I’m deeply saddened by the developing story of abuse and cover-up at Penn State. There are so many angles to comment on, but I will reserve my comments around the fact that this abuse was covered up for so many years. As I read about the eight years of child abuse that people turned their back on, I asked myself the question, “why would someone turn their back on this?” There are several possibilities.
1. Fear. They were afraid of rocking the boat. They didn’t want to be whistle-blowers, or they thought that it was someone else’s responsibility. Instead of standing up, they were afraid of their own standing, so they did nothing. Perhaps this is why the AD and the vice president were held accountable. Instead of facing the dark reality of Sandusky’s actions, they covered it up out of fear that such notoriety would impact the school’s reputation (which it inevitably did anyway).
2. Functionality. Would the school have acted if it wasn’t the defensive coordinator? If it was the equipment manager? Someone of lesser stature and less skill? The reason I ask such a crass question is that we have placed a priority on skill over character. Punishments and consequences are less severe if the person has skill or some contribution that makes them functionally more essential. Look at what pro athletes get away with…politicians…musicians…high profile people… Sandusky’s own lawyer said, “[he] feels like, because of his reputation and background, it took a long time to reach this conclusion, and he’s been ready for it.” He said this in reference to the fact that these allegations had been brewing for three years. Three. Years. I imagine that it took so long because of his reputation in the community as well as his position at Penn State.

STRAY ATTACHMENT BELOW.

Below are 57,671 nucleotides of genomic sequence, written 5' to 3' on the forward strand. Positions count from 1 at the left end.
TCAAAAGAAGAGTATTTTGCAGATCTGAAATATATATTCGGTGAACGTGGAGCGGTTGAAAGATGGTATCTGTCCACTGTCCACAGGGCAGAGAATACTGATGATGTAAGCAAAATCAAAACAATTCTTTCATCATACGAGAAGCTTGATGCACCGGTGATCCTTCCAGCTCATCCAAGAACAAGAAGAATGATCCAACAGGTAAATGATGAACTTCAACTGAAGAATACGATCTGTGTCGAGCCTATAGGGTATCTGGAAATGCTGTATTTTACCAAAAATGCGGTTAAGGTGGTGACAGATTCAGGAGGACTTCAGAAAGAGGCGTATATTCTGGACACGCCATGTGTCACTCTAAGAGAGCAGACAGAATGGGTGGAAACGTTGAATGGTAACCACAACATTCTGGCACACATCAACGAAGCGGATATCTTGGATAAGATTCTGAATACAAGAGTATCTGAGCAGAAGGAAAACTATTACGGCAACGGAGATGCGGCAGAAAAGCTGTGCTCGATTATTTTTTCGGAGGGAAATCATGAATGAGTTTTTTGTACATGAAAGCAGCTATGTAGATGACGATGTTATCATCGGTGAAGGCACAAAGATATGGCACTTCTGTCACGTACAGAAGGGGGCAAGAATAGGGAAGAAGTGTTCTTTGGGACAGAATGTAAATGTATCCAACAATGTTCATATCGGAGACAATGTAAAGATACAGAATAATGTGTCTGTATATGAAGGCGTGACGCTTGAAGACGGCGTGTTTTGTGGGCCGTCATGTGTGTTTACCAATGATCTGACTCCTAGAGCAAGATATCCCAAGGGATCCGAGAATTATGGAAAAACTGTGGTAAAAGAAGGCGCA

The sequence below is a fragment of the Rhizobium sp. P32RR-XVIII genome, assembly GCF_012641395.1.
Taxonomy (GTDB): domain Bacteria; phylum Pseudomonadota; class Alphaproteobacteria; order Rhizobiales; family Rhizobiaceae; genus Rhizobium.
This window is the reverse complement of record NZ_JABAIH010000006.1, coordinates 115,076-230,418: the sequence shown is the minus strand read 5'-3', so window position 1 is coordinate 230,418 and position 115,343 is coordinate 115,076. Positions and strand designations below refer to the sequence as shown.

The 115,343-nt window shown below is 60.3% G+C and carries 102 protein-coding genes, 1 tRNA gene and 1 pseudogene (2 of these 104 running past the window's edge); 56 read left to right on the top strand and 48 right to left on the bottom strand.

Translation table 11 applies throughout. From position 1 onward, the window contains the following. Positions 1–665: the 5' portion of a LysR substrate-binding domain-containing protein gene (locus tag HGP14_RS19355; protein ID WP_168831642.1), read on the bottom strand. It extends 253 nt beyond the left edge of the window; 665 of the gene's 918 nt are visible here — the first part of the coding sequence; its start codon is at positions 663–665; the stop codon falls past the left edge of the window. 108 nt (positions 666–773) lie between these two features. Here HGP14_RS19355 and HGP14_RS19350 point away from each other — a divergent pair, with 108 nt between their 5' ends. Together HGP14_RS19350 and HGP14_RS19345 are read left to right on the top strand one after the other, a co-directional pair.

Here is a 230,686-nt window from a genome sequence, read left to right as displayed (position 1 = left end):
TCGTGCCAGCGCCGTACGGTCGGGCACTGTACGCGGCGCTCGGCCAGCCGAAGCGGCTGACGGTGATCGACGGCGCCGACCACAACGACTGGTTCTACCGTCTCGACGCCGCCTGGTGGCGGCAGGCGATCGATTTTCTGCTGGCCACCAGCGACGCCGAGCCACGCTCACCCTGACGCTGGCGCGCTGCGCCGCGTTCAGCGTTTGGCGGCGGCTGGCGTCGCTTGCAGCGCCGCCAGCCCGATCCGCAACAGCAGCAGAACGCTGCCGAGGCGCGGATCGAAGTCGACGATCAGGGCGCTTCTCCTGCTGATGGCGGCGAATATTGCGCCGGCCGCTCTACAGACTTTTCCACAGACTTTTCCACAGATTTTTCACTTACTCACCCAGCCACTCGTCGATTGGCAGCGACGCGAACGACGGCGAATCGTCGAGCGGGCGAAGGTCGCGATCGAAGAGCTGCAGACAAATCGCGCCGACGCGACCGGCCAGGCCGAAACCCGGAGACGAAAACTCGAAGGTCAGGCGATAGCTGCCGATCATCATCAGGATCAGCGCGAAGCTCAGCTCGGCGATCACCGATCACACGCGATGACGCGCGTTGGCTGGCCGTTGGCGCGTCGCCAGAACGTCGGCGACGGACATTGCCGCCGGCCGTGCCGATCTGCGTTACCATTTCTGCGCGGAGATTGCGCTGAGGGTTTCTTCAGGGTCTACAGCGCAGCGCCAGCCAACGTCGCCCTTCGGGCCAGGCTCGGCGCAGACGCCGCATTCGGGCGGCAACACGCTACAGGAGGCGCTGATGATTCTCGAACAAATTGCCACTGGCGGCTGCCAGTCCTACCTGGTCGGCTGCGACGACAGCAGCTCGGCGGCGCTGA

3. Selfishness. People turned their back on these kids in order to protect their own position or the reputation of a school/program that was their livelihood. It was easier to remain quiet and ignorant than to pursue justice and righteousness because it kept things safe for the individual.
As I think about these reasons and the myriad of other possibilities, I’m reminded that the light is a powerful thing, and that the truth, no matter how difficult and unpleasant will bring life (and preserve it). In this case, men were afraid of the light. They were afraid of the truth of evil deeds being exposed, and it hurt an untold number of people. Compounding the hurt is the observation that the leaders of this institution were either too afraid, too preoccupied, or too selfish to do the right thing. They refused to come into the light, and rather wanted to hide.
Isn’t that what we all do? How many conversations have we avoided or left just short instead of telling the truth? How many times have we looked the other way because it was just too inconvenient to get involved? How often do we excuse injustice or sin because of the functional worth of an individual? Granted, the things we turn our back on may not be the kind of gross immorality that the Penn State community is now discovering, but is our inactivity any less excusable? Can we honestly say that our ignorance and staying quiet isn’t harming anyone?
I look at the officials of Penn State and realize a sobering truth – I am just as capable of running from the light as they are, and the motivations run through me just as it does them. What then, is my hope? It must be that the Gospel calls me to come to the light, to face the reality of my own depravity and the depravity of the world around me, and find forgiveness. The Gospel gives me the assurance that the light though it may hurt at first, is the only place where life can be found. So instead of condemning this school, I choose to mourn – for the victims, the leaders who must be accountable, Sandusky. More than that, I choose to come to the light for the dark things that I have hidden and turned my back on. I choose to cling to a reality that’s rooted in the truth that “if we walk in the light as He is in the light, then we have fellowship with one another, and the blood of Jesus his Son cleanses us from all sin.” (1 John 1:7)